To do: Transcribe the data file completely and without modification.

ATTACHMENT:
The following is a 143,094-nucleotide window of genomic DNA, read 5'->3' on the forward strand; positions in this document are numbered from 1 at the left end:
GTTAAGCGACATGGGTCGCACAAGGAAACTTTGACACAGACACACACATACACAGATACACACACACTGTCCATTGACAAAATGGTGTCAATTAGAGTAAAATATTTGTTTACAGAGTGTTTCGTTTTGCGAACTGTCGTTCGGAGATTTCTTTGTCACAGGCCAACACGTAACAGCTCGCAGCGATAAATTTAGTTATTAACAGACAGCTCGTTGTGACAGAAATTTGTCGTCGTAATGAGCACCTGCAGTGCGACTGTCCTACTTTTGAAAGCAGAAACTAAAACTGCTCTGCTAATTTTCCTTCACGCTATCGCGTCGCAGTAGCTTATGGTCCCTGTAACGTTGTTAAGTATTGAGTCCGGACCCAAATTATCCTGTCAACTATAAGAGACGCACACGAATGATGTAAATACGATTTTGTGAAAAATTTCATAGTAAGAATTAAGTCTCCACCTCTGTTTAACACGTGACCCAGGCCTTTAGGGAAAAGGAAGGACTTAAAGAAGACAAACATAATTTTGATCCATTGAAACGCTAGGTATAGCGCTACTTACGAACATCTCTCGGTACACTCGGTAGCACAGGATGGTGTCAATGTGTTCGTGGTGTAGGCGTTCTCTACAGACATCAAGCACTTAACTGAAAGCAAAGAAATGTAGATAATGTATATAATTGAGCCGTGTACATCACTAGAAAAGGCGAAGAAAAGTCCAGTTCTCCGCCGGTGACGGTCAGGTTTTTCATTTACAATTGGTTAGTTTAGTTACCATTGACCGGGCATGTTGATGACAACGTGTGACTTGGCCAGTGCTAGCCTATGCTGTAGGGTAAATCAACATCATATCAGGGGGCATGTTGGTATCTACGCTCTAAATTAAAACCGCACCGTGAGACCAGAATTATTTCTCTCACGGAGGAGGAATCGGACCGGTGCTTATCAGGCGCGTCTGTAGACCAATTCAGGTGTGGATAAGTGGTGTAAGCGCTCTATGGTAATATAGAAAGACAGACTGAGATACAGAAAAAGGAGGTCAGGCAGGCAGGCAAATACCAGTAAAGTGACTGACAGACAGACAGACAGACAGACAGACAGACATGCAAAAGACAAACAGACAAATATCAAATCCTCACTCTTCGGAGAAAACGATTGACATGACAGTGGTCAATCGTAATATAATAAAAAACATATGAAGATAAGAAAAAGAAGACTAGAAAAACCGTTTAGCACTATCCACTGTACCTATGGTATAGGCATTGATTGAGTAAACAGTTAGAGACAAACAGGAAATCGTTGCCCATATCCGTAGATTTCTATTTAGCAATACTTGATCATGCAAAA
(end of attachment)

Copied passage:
The following is a 143,094-nucleotide window of genomic DNA, read 5'->3' on the forward strand; positions in this document are numbered from 1 at the left end:
GTTAAGCGACATGGGTCGCACAAGGAAACTTTGACACAGACACACACATACACAGATACACACACACTGTCCATTGACAAAATGGTGTCAATTAGAGTAAAATATTTGTTTACAGAGTGTTTCGTTTTGCGAACTGTCGTTCGGAGATTTCTTTGTCACAGGCCAACACGTAACAGCTCGCAGCGATAAATTTAGTTATTAACAGACAGCTCGTTGTGACAGAAATTTGTCGTCGTAATGAGCACCTGCAGTGCGACTGTCCTACTTTTGAAAGCAGAAACTAAAACTGCTCTGCTAATTTTCCTTCACGCTATCGCGTCGCAGTAGCTTATGGTCCCTGTAACGTTGTTAAGTATTGAGTCCGGACCCAAATTATCCTGTCAACTATAAGAGACGCACACGAATGATGTAAATACGATTTTGTGAAAAATTTCATAGTAAGAATTAAGTCTCCACCTCTGTTTAACACGTGACCCAGGCCTTTAGGGAAAAGGAAGGACTTAAAGAAGACAAACATAATTTTGATCCATTGAAACGCTAGGTATAGCGCTACTTACGAACATCTCTCGGTACACTCGGTAGCACAGGATGGTGTCAATGTGTTCGTGGTGTAGGCGTTCTCTACAGACATCAAGCACTTAACTGAAAGCAAAGAAATGTAGATAATGTATATAATTGAGCCGTGTACATCACTAGAAAAGGCGAAGAAAAGTCCAGTTCTCCGCCGGTGACGGTCAGGTTTTTCATTTACAATTGGTTAGTTTAGTTACCATTGACCGGGCATGTTGATGACAACGTGTGACTTGGCCAGTGCTAGCCTATGCTGTAGGGTAAATCAACATCATATCAGGGGGCATGTTGGTATCTACGCTCTAAATTAAAACCGCACCGTGAGACCAGAATTATTTCTCTCACGGAGGAGGAATCGGACCGGTGCTTATCAGGCGCGTCTGTAGACCAATTCAGGTGTGGATAAGTGGTGTAAGCGCTCTATGGTAATATAGAAAGACAGACTGAGATACAGAAAAAGGAGGTCAGGCAGGCAGGCAAATACCAGTAAAGTGACTGACAGACAGACAGACAGACAGACAGACAGACATGCAAAAGACAAACAGACAAATATCAAATCCTCACTCTTCGGAGAAAACGATTGACATGACAGTGGTCAATCGTAATATAATAAAAAACATATGAAGATAAGAAAAAGAAGACTAGAAAAACCGTTTAGCACTATCCACTGTACCTATGGTATAGGCATTGATTGAGTAAACAGTTAGAGACAAACAGGAAATCGTTGCCCATATCCGTAGATTTCTATTTAGCAATACTTGATCATGCAAAA